Maintaining the Health of Your Wood-Shingle Roof


Throughout its life, a wood-shingle roof comes under attack from things such as sunlight, wind, rain, fungi, etc.  A roof covered in debris only complicates the problem.  Fortunately, a homeowner can do something about it.  Roofs can wear down in as little as ten years—but with simple maintenance, you can prolong the health of your wood-shingle roof for a few decades.  To do this, a you must understand what a roof is going through.

It All Starts with Sunlight…

An initial light-gray discoloration occurs within the first few months after a roof’s completion.  This discoloration happens because the sun’s light has worn through the outer layer of the wood shingles.  This discoloration comes quickly, but eventually the light-gray discoloration darkens and becomes a more graphite gray.  This darkening indicates that fungi are now colonizing your wood-shingle roof.

Here Comes the Rain…

Here is an important fact about wood: it rapidly attracts water to its surface to cause swelling, but when the wood later dries, it shrinks.  How wood handles water—this swelling and shrinking—causes stress upon itself.  This stress is what leads to the first cracks in a wood-shingle roof.  What’s more, if you live in a colder climate where the water absorbed by a roof freezes and then thaws, the situation is aggravated—cracks will form more rapidly.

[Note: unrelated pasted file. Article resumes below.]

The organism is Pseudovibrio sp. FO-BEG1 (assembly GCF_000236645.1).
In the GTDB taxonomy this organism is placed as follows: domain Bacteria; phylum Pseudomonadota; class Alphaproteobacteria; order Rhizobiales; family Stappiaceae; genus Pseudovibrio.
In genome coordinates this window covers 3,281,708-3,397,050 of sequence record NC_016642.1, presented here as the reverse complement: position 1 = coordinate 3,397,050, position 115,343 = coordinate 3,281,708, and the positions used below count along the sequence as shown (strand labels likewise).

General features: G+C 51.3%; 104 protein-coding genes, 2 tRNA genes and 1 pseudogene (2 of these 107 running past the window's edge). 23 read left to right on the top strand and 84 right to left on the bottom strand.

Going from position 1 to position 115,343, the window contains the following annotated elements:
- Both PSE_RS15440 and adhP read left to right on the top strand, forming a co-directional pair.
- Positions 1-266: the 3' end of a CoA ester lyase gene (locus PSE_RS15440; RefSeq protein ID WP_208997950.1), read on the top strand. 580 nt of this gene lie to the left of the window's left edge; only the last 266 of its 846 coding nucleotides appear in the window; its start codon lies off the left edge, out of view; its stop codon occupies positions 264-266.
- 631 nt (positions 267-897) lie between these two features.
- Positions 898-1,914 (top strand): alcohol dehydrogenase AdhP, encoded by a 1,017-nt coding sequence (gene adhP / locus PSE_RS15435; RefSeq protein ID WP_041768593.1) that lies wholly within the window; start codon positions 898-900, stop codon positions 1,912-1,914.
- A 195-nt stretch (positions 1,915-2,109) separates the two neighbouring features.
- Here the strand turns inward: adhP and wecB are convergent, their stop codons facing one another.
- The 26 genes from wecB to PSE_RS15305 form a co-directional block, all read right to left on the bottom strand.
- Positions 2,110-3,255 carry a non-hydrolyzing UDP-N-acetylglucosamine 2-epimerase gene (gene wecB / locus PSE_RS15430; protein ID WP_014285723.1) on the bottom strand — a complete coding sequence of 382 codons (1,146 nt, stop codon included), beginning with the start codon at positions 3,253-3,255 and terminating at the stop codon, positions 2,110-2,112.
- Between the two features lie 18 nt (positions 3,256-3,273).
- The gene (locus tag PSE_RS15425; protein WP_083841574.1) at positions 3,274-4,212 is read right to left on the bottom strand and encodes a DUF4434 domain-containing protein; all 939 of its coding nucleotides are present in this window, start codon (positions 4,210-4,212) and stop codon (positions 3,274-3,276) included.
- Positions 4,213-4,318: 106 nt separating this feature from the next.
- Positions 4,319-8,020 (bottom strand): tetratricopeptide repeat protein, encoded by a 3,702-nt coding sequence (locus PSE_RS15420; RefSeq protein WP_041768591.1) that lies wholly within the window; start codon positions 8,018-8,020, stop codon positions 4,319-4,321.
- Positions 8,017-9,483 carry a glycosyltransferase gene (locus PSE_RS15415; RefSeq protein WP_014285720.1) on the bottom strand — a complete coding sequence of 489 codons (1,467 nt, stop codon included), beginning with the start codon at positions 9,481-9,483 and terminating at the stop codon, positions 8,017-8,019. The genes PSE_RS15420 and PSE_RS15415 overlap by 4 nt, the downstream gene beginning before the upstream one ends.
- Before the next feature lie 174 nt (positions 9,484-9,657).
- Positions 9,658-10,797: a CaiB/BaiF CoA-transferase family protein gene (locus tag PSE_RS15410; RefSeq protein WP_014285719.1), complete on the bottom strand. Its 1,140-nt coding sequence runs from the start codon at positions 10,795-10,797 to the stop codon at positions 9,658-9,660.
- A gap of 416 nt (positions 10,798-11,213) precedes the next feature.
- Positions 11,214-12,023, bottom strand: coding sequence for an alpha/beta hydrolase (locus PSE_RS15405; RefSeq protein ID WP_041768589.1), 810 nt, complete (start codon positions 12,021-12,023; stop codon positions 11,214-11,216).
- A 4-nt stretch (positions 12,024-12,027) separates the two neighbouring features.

The Cracking Begins…

Cracking follows a cycle.  The cracks that develop in wood-shingle roofs trap water in the wood, and fungi appreciate the moisture.  With the extra water, the fungi easily grow and continue to rot the wood shingles, which helps the cracking.  Overtime, the growing cracks take more moisture and more fungi deeper into the wood shingles, and then the process repeats itself.  The fungi continue to feed on the wood, causing further destruction.  Eventually, the cracks lead to warping.

Pile on the Debris…

Debris (think leaves and branches of trees) complicates the problem: it helps to trap larger amounts of moisture.  Now, with so much excess water, larger types of fungi like moss or lichen can grow, which they do around the edges and valleys of wood shingles.  These larger types of fungi proceed to rot a roof at an enhanced pace and drastically shorten the lifespan of your wood-shingle roof.

What You Can Do:  Clean!

At this point, we can say that trapped moisture is the most destructive element in the decaying of wood-shingle roofs.  The first remedy is straightforward: clean your roof of debris.  This can be done easily with a simple garden hose combined with careful sweeping using a broom.  An even more effective means would be to use a power-washer, which can both remove fallen leaves and smaller branches, but can also remove any moss or lichen—especially the moss and lichen in those tight areas between the individual shingles.